• Ludicrous Gibs: Enemies that are killed by physical damage tend to have their arms, legs, and heads explode off thier body. It doesn't really matter where they're hit or what they're hit by, killing them with a critical hit will result in the extremities going flying while the now limbless torso falls in place.
     M to R 
  • Maybe Magic, Maybe Mundane: It's not really clear if the ceremony you take part in for Max's personal quest actually does involve seeing the ghosts of his family or if it's all the result of drugs and a shared hallucination.
  • Meaningful Name: The Hope is the actual last hope of the Halcyon colony according to Phineas, as it holds the brightest minds of a generation who could help solve the major problems on the horizon. ...And he's largely proven right by the endings.
  • Meaningful Echo: You can tell Felix you'd never, in his own words, "Slaughter a town full of innocent people" after he finds out the truth about Graham Should you set up Adelaide as leader of Edgewater and have Sophia ask you to kill the whole town, Felix is quick to lash out saying that they'd "Never slaughter a town full of innocents...right?" looking at his boss. You. You can then proceed to do it anyway.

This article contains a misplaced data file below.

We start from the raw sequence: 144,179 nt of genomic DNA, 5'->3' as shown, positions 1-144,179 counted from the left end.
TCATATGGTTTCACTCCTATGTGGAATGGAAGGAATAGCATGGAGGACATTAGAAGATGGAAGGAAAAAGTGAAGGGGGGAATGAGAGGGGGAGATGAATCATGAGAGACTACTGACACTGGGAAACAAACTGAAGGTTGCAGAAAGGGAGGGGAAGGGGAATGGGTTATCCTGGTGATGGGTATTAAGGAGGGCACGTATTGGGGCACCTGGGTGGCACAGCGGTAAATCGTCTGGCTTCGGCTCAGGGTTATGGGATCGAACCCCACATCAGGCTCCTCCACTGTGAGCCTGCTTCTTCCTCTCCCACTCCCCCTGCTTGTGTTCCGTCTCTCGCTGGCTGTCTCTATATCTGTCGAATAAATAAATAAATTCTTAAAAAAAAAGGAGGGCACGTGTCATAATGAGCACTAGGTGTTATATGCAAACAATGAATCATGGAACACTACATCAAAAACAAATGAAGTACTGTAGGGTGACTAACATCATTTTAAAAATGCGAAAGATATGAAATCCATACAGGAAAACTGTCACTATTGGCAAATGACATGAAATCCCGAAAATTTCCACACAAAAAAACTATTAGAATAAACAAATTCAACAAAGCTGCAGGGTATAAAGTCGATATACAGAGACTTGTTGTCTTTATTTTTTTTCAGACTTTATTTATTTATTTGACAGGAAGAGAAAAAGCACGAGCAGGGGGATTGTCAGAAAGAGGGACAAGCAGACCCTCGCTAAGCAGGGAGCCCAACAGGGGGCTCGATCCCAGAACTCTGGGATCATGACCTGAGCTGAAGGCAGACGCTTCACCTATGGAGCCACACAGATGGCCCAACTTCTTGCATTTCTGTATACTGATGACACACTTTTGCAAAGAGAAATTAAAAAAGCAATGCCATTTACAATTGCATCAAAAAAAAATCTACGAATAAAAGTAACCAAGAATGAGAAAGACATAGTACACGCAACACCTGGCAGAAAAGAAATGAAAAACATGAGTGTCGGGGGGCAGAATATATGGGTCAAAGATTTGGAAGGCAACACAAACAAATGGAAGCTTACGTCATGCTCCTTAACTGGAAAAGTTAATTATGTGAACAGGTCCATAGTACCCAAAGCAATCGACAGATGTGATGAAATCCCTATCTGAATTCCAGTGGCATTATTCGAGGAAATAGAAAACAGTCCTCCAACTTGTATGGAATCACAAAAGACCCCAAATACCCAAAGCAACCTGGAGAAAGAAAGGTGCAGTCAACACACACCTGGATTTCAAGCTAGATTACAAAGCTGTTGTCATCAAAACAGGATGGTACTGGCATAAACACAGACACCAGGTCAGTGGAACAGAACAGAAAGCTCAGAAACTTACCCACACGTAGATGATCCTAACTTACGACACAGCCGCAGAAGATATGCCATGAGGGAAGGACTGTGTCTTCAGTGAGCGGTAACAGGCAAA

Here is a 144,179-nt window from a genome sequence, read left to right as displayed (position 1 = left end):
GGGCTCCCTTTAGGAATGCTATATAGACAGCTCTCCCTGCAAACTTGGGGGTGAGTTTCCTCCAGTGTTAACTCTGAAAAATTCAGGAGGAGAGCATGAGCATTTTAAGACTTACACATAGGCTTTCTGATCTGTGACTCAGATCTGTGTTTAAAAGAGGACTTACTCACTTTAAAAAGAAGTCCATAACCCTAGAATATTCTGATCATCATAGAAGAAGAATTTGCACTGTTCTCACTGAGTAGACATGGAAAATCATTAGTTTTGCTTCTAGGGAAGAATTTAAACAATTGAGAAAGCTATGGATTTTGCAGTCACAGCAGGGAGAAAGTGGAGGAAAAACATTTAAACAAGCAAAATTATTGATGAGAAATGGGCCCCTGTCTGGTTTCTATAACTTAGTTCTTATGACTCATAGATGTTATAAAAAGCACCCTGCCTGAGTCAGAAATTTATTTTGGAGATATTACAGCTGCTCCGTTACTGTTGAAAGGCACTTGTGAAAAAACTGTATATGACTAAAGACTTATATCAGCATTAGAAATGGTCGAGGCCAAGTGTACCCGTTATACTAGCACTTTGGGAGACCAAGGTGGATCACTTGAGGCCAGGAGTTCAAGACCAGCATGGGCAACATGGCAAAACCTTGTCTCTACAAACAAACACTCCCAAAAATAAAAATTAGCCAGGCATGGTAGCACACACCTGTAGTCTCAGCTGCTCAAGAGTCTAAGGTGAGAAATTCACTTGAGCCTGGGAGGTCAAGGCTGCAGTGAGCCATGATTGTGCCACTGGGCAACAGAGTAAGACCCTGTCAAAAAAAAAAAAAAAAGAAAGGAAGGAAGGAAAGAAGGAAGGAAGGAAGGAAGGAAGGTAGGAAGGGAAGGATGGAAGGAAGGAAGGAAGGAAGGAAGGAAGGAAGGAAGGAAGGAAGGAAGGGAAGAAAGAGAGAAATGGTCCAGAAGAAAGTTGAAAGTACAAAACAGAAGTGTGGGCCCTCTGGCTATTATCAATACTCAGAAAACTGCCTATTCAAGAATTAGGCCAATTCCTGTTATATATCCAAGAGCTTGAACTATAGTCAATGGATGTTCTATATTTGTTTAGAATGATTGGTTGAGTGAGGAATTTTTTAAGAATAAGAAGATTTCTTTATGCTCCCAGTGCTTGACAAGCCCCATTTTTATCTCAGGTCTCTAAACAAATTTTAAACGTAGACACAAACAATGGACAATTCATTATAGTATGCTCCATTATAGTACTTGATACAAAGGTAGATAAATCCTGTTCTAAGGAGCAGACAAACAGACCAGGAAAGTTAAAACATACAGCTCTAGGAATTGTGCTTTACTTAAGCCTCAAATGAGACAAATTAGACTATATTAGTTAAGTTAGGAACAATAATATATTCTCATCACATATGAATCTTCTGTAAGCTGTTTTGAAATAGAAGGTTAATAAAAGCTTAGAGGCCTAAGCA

• Mega-Corp: Spacer's Choice, Auntie Cleo's, Rizzo's, Universal Defense Logistics, formerly Monarch Stellar Industries, and the rest of the original ten corporations that jointly own the Halcyon colony in the form of the Halcyon Holdings Corporation. Through the Board, they control everything in the system, with the exceptions of the ''Groundbreaker'' and the abandoned colony of Monarch.
  • Melting-Pot Nomenclature: The future's mix of cultures gives us names that are often a combination of a somewhat preppy, old-timey Anglo surname and a first name from Asia or Africa, like Parvati Holcomb (Indian/British), Junlei Tennyson (Korean/British), Nyoka Ramnarim-Wentworth III (Swahili/British), and Udom Bedford (Thai/British). Adjutant Sophia Akande reverses the order (Greek first name, Yoruba surname).
  • Min-Maxing: Implemented as a gameplay mechanic. As part of the game's perk system, the game keeps track of things you are not very good at, and gives you the option of taking on a flaw in exchange for an immediate perk point.